Homogeneous Dispersion of Magnetic Nanoparticles Aggregates in a PS Nanocomposite: Highly Reproducible Hierarchical Structure Tuned by the Nanoparticles’ Size
journal contributionposted on 13.07.2010, 00:00 authored by Anne-Sophie Robbes, Jacques Jestin, Florian Meneau, Florent Dalmas, Olivier Sandre, Javier Perez, François Boué, Fabrice Cousin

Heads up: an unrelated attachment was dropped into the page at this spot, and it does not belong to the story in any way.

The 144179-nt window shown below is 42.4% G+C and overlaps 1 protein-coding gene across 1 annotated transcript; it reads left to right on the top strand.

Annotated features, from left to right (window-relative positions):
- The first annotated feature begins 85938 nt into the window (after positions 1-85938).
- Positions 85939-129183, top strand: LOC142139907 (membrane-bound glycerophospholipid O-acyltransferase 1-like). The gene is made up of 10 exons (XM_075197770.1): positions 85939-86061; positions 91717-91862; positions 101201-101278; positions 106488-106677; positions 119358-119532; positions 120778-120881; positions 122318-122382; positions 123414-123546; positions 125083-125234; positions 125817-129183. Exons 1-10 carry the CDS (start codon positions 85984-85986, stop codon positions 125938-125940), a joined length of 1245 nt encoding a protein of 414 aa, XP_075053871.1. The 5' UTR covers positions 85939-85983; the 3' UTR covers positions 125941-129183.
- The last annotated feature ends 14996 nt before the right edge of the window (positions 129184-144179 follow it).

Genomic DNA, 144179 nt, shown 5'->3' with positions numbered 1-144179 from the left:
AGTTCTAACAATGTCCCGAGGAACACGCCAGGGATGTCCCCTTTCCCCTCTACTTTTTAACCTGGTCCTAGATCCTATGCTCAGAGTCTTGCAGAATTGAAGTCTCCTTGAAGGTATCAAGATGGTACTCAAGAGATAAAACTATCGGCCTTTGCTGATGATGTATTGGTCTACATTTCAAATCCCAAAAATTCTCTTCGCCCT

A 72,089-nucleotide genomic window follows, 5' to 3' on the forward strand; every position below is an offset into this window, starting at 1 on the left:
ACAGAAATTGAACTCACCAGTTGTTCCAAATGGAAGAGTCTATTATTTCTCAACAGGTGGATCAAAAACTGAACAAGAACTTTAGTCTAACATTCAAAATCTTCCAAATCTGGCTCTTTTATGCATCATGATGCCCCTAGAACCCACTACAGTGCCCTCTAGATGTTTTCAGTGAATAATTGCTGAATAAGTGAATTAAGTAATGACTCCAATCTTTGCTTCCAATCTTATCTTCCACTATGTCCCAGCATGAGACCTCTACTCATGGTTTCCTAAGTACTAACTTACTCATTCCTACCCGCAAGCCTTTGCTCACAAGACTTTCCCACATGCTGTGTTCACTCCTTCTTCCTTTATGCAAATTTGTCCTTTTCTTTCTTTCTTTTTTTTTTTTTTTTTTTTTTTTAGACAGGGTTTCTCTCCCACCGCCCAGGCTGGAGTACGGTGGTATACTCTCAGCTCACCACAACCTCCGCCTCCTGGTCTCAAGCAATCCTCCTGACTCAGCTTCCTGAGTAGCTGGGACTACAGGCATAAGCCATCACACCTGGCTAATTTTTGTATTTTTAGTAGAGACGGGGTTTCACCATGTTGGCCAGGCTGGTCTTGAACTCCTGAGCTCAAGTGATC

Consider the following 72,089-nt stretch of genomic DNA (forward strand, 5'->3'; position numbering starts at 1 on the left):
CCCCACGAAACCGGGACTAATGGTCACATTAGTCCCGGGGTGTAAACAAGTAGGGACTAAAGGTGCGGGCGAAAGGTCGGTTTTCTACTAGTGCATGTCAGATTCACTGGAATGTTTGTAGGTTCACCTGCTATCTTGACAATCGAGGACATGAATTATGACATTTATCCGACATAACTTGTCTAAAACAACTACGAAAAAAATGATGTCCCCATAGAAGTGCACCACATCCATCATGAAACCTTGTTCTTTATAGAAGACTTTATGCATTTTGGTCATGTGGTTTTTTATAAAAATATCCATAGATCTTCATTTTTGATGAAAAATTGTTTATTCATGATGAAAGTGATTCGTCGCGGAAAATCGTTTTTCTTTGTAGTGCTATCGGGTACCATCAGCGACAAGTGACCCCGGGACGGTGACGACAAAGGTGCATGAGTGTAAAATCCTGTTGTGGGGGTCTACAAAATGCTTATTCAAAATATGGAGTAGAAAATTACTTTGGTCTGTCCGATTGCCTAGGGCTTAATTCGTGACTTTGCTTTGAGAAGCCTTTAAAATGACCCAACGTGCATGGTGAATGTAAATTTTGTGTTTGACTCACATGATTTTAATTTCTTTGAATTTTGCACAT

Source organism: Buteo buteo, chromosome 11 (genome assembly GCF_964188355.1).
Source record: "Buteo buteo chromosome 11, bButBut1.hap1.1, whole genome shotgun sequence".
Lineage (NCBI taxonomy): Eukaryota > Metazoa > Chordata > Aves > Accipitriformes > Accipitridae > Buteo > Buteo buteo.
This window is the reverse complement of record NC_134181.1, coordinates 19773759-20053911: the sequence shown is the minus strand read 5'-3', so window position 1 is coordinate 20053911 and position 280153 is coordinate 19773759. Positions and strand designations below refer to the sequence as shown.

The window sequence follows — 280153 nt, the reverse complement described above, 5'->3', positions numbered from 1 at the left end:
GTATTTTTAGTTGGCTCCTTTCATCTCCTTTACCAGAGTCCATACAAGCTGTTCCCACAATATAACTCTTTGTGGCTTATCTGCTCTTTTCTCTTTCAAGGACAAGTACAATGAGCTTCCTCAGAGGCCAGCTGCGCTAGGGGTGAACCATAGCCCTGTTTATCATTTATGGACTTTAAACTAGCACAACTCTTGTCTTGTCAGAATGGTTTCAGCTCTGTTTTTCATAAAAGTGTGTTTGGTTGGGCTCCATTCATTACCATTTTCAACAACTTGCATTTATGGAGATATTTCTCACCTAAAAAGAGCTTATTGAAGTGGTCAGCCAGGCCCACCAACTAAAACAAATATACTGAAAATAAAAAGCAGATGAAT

We present here the synthesis and structural characterization of new nanocomposites made of spherical magnetic nanoparticles of maghemite (γ-Fe2O3) dispersed in a polystyrene (PS) matrix. The γ-Fe2O3 nanoparticles, synthesized in aqueous media, were first gently transferred by dialysis in dimethylacetamide (DMAc), a polar solvent which is a good solvent for PS. Electrostatic repulsions enable to keep colloidal stability in DMAc. The nanocomposites were then processed by a controlled evaporation of DMAc of binary mixtures of γ-Fe2O3 nanoparticles and PS chains. The size of the nanoparticles ranges from 3.5 to 6.5 nm and can be changed without any modification of the nanoparticles’ surface. The structural organization of the nanoparticles inside the polymer was determined as a function of the nanoparticles’ size. It was performed by combining very high resolution SAXS measurements which permit to decrease the nanoparticles content down to very low values (Φmag ∼ 10−5) and TEM microscopy. Whatever the size, the nanoparticles are organized with a hierarchical structure that shows that their aggregation has been driven by a two-step process. At low spatial scale, dense primary aggregates composed of some tens of nanoparticles are formed whatever Φmag, resulting from the first aggregation step. For Φmag > 10−4, these primary aggregates underwent a second aggregation step and are organized at larger scale in fractal aggregates of finite size of ∼200 nm of radius, with a dimension of 1.7. The size of the dense primary aggregates is almost constant when changing the nanoparticles radius; i.e., the mean aggregation number of primary aggregates decreases with an increase of the radius.